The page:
E.coli host cells (rec deficient)

Douglas Brutlag brutlag at cmgm.Stanford.EDU
Thu Jun 13 00:19:29 EST 1991


	You may be out of luck.  I ran into this same problem
attempting to clone tandemly repeated satellite DNAs into bacterial
plasmids.  We examined many recombination deficient strains all to no
avail.  The only solution we found that stabilized the repeats was to
have the total length of the tandemly repeated region shorter than an
average okazaki fragment.  We felt that the recombination was caused
by unequal exchange during replication.  Here are two references and
their abstracts:

Brutlag, D., Fry, K., Nelson, T. and  Hung, P. (1977).  Synthesis of
hybrid bacterial plasmids containing highly repeated satellite DNA..
Cell, 10(3), 509-19.

Hybrid plasmid molecules containing tandemly repeated Drosophila
satellite DNA were constructed using a modification of the (dA)-(dT)
homopolymer procedure of Lobban and Kaiser (1973). Recombinant
plasmids recovered after transformation of recA bacteria contained 10%
of the amount of satellite DNA present in the transforming molecules.
The cloned plasmids were not homogenous in size. Recombinant plasmids
isolated from a single colony contained populations of circular
molecules which varied both in the length of the satellite region and
in the poly(dA)-(dt) regions linking satellite and vector. While
subcloning reduced the heterogeneity of these plasmid populations,
continued cell growth caused further variations in the size of the
repeated regions. Two different simple sequence satellites of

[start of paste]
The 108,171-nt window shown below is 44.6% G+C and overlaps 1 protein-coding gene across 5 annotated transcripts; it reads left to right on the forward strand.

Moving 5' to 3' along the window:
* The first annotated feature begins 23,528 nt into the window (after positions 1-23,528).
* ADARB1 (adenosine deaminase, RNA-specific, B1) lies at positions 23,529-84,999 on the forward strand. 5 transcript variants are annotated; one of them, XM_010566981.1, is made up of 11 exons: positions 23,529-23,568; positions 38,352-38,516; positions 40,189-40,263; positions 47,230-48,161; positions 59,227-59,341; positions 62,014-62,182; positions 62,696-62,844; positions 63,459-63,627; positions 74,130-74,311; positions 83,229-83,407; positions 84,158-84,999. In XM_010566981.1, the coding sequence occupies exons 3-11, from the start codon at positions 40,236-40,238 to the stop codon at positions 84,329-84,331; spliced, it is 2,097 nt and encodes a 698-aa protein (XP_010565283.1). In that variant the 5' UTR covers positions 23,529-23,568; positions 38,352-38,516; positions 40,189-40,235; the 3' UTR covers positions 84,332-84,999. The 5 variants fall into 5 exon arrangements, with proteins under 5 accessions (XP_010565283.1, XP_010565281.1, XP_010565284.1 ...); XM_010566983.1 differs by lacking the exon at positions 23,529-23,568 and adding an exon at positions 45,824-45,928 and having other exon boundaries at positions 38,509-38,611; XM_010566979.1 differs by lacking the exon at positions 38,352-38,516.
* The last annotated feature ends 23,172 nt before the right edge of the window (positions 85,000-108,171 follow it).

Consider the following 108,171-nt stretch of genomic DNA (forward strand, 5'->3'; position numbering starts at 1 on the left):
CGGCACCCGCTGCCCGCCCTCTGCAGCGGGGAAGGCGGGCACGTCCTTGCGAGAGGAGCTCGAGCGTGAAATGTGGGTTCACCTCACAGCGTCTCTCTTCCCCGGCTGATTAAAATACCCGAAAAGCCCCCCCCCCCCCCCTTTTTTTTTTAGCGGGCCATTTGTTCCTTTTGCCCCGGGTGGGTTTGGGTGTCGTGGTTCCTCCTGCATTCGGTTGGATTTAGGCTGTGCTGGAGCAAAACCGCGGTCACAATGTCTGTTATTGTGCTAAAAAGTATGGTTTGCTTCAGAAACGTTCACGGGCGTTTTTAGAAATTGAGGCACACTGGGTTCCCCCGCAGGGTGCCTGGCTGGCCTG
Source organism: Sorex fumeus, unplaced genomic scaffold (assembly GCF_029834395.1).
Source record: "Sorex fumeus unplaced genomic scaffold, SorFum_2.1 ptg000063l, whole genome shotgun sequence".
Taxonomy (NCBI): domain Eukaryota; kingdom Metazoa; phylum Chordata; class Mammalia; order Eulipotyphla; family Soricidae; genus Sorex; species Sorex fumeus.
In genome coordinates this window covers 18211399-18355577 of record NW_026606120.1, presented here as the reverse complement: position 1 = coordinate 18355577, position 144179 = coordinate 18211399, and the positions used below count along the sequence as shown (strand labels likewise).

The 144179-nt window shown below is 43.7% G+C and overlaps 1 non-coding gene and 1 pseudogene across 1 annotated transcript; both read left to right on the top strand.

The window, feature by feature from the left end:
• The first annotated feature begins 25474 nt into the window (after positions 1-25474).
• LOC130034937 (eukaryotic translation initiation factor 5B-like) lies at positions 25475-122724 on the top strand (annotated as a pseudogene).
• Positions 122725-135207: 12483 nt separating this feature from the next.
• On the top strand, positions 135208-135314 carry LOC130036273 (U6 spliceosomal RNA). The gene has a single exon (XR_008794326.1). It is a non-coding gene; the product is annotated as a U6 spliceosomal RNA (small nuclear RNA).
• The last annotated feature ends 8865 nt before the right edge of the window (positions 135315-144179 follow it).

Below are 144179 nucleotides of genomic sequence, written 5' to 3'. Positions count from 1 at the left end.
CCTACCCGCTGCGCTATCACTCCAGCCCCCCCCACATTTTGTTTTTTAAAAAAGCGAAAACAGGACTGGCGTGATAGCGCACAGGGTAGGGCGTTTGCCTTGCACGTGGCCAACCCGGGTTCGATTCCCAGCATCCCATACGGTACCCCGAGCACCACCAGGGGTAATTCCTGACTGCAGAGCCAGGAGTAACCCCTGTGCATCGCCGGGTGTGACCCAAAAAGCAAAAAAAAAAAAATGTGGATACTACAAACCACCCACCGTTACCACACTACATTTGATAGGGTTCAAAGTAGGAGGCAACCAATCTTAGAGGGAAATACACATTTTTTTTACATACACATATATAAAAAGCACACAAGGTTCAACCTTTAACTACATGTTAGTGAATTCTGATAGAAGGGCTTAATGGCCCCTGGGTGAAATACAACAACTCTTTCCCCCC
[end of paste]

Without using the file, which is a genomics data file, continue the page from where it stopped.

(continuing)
Drosophila melanogaster (1.672 and 1.705 g/cm3) were unstable in both
recA and recBC hosts and in both pSC101 and pCR1 vectors. We propose
that this recA-independent instability of tandemly repeated sequences
is due to unequal intramolecular recombination events in replicating
DNA molecules, a mechanism analogous to sister chromatid exchange in

Lohe, A. R. and  Brutlag, D. L. (1986).  Multiplicity of satellite DNA
sequences in Drosophila melanogaster..  Proc Natl Acad Sci U S A,
83(3), 696-700.

Three Drosophila melanogaster satellite DNAs (1.672, 1.686, and 1.705
g/ml in CsCl), each containing a simple sequence repeated in tandem,
were cloned in pBR322 as small fragments about 500 base pairs long.
This precaution minimized deletions, since inserts of the same size as
the fragments used for cloning were recovered in a stable form. A
homogeneous tandem array of one sequence type usually extended the
length of the insert. Eleven distinct repeat sequences were
discovered, but only one sequence was predominant in each satellite
preparation. The remaining classes were minor in amount. The repeat
unit lengths were restricted to 5, 7, or 10 base pairs, with sequences
closely related. Each sequence conforms to the expression (RRN)m(RN)n,
where R is A or G. The multiplicity of simple repeated sequences
revealed despite the small sample size suggests that numerous repeat
sequences reside in heterochromatin and that particular rules apply to
the structure of the repeating sequence.

	We also tried host mutants that altered the size of Okazaki
fragments and these had deleterious effects on the stability of the
entire plasmid.  Sorry.

Doug Brutlag

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